Runner's high linked to cannabinoid receptors in mice

October 6, 2015 by Bob Yirka report
Credit: Martha Sexton/public domain

(Medical Xpress)—A team of researchers from several institutions in Germany has found a link between cannabinoid receptors in mice and what is commonly known as "runner's high." In their paper published in Proceedings of the National Academy of Sciences, the team describes their study with lab mice and why they now believe cannabinoid receptors are a vital part of the phenomenon.

Most people who run or exercise regularly have experienced runner's high—it is characterized by a reduced level of anxiety and a higher tolerance for pain. In the past, some have attributed it to raised levels of β-endorphins which are a type of opioid peptide. In this new study, the researchers noted that such endorphins are too large to pass through the and thus are likely not the cause of the associated symptoms. Instead, they suspected the cause was more likely tied to annabinoid receptors in the brain —the same ones that respond when a person smokes marijuana. To find out, they conducted a study with .

The in the study were first conditioned to run on a treadmill, then were separated into two groups. One group did nothing, while the other group ran on a treadmill for five hours. Afterwards, both groups were tested for reduced anxiety (via light-dark test) and a higher tolerance for pain (exposure to a hotplate). The team found that the group that ran experienced roughly the same symptoms as human exercisers. To find out the source, the team conducted the same experiment but the second time around administered endocannabinoid and endorphin antagonists—they block the effects normally associated with them. This time, the team found that despite running, the mice did not become less anxious or able to better withstand pain. The same held true when mice were genetically engineered to not respond to endocannabinoid .

These findings, the team reports, strongly suggest that runner's high is very likely associated with , though it may not be the whole story—they were not able to test another symptom often associating with 's high, euphoria, because of its subjective nature—it was not possible to ask the mice how they were feeling and get a measureable response.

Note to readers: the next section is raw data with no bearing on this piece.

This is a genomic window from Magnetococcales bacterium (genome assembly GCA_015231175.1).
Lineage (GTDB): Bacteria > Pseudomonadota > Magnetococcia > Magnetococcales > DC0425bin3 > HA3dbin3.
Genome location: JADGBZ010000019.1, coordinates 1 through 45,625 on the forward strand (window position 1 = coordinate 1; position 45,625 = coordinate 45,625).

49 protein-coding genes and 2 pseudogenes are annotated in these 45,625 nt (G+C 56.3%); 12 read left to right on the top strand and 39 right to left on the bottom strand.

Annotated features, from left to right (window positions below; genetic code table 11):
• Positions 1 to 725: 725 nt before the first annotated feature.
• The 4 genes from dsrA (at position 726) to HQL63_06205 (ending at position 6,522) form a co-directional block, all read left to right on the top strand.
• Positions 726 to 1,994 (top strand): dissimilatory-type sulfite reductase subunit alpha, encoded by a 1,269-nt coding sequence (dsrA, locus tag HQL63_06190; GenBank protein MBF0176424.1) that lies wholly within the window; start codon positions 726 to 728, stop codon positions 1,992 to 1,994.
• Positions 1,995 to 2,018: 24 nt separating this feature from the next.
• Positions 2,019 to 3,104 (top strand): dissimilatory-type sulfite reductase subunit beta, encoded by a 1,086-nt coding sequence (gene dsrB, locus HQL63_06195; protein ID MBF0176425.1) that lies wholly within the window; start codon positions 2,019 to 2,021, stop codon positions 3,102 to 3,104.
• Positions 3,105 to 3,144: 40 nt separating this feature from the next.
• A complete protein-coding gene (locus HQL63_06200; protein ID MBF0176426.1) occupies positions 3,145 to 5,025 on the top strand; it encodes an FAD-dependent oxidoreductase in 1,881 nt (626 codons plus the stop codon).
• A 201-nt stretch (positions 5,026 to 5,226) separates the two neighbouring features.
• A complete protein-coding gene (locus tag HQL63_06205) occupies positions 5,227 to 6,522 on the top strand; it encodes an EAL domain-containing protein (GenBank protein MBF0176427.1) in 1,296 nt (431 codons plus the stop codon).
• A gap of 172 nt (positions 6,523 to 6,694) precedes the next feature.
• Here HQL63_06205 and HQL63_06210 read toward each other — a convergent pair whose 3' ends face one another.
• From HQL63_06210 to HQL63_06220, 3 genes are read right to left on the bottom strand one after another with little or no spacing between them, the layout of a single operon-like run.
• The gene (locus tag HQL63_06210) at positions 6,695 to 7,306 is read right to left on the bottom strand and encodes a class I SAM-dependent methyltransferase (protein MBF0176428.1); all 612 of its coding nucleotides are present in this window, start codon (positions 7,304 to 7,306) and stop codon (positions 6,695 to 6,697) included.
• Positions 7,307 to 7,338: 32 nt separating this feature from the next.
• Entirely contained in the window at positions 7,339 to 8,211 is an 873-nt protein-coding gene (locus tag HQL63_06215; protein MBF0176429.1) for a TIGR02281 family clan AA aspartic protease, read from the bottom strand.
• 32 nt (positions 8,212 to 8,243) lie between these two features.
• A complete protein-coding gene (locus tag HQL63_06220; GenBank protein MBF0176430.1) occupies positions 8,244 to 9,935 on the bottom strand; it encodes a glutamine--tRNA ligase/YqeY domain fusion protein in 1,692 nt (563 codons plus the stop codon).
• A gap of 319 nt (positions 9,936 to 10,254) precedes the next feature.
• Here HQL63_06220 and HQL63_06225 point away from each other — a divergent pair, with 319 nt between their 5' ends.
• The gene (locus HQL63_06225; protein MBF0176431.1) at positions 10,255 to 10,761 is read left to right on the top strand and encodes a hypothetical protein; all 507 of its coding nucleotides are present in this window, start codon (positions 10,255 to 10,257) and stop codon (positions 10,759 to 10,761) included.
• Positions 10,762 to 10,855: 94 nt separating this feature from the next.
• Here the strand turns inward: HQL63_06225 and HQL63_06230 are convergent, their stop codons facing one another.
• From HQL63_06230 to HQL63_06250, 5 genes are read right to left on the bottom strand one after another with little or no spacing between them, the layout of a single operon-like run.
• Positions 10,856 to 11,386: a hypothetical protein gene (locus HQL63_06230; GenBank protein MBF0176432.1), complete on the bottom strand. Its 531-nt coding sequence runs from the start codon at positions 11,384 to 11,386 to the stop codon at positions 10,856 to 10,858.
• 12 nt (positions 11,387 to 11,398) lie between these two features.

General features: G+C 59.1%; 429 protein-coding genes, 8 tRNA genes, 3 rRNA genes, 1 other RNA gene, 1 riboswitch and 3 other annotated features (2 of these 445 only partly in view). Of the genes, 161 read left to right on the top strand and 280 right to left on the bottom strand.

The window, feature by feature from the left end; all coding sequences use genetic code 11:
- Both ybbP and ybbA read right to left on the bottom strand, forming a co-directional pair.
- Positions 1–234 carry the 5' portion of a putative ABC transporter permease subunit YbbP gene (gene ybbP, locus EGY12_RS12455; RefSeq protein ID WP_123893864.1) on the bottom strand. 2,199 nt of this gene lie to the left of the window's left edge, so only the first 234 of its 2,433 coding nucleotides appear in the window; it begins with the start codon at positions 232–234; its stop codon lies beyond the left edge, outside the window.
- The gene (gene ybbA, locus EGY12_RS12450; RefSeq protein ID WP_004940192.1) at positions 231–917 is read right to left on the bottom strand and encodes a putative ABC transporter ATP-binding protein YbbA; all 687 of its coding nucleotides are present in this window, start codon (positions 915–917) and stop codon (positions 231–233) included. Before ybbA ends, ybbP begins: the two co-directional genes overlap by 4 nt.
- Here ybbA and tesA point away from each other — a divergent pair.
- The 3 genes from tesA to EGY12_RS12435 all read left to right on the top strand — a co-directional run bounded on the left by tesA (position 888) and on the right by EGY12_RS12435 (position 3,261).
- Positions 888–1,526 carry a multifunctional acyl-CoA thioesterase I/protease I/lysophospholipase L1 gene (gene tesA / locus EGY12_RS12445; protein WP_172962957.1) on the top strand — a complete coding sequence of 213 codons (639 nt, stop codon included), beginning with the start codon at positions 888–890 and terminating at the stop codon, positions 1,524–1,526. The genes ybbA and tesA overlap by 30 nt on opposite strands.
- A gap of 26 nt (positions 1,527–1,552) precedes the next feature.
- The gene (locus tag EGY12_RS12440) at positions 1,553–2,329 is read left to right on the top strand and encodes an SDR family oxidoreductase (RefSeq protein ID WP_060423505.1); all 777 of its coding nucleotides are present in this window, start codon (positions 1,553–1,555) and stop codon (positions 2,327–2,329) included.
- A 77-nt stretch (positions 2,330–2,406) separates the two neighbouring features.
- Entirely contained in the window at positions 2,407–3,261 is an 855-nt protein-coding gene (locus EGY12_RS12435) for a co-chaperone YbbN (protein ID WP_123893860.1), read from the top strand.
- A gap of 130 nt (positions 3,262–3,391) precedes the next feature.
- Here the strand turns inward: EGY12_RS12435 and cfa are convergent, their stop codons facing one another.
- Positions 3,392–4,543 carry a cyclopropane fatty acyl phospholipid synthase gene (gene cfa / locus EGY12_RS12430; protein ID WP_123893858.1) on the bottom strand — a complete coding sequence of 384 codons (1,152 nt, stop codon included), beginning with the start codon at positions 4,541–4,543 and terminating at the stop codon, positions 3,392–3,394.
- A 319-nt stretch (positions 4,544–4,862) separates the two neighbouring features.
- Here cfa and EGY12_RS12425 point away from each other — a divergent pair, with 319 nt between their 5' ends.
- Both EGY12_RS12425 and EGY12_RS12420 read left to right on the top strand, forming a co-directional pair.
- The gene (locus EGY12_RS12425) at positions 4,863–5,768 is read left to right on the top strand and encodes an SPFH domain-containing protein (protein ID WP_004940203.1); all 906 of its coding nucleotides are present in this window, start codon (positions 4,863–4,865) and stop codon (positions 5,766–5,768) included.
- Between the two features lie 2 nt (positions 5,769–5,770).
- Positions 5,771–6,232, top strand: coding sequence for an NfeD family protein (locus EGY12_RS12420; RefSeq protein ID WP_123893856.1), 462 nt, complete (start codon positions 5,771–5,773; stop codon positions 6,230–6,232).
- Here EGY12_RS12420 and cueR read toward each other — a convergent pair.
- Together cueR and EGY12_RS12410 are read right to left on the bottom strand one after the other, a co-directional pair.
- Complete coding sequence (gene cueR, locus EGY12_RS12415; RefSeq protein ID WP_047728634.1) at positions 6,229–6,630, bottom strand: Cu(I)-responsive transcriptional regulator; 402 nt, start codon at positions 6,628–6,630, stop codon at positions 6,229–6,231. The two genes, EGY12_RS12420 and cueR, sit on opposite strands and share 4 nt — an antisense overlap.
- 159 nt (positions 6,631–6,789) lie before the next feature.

Explore further: Should I stay or should I go? On the importance of aversive memories and the endogenous cannabinoid

More information: A runner's high depends on cannabinoid receptors in mice, Johannes Fuss, DOI: 10.1073/pnas.1514996112

Exercise is rewarding, and long-distance runners have described a runner's high as a sudden pleasant feeling of euphoria, anxiolysis, sedation, and analgesia. A popular belief has been that endogenous endorphins mediate these beneficial effects. However, running exercise increases blood levels of both β-endorphin (an opioid) and anandamide (an endocannabinoid). Using a combination of pharmacologic, molecular genetic, and behavioral studies in mice, we demonstrate that cannabinoid receptors mediate acute anxiolysis and analgesia after running. We show that anxiolysis depends on intact cannabinoid receptor 1 (CB1) receptors on forebrain GABAergic neurons and pain reduction on activation of peripheral CB1 and CB2 receptors. We thus demonstrate that the endocannabinoid system is crucial for two main aspects of a runner's high. Sedation, in contrast, was not influenced by cannabinoid or opioid receptor blockage, and euphoria cannot be studied in mouse models.

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3 / 5 (4) Oct 06, 2015
Tokers and runners decided that long ago. It is interesting to see verification.
Lex Talonis
5 / 5 (1) Oct 06, 2015
Yeah toking on mouse...

Big Bong - Chuff Chuff -Squeak Squeak....

Getting stoned on mile high mice.
not rated yet Oct 08, 2015
Plus adrenaline I would imagine. Or something else. I've been high, I've been runner's high, and the 2nd one is way better, but also a lot harder to achieve. More of a body thing with the reduction of fatigue and pain.

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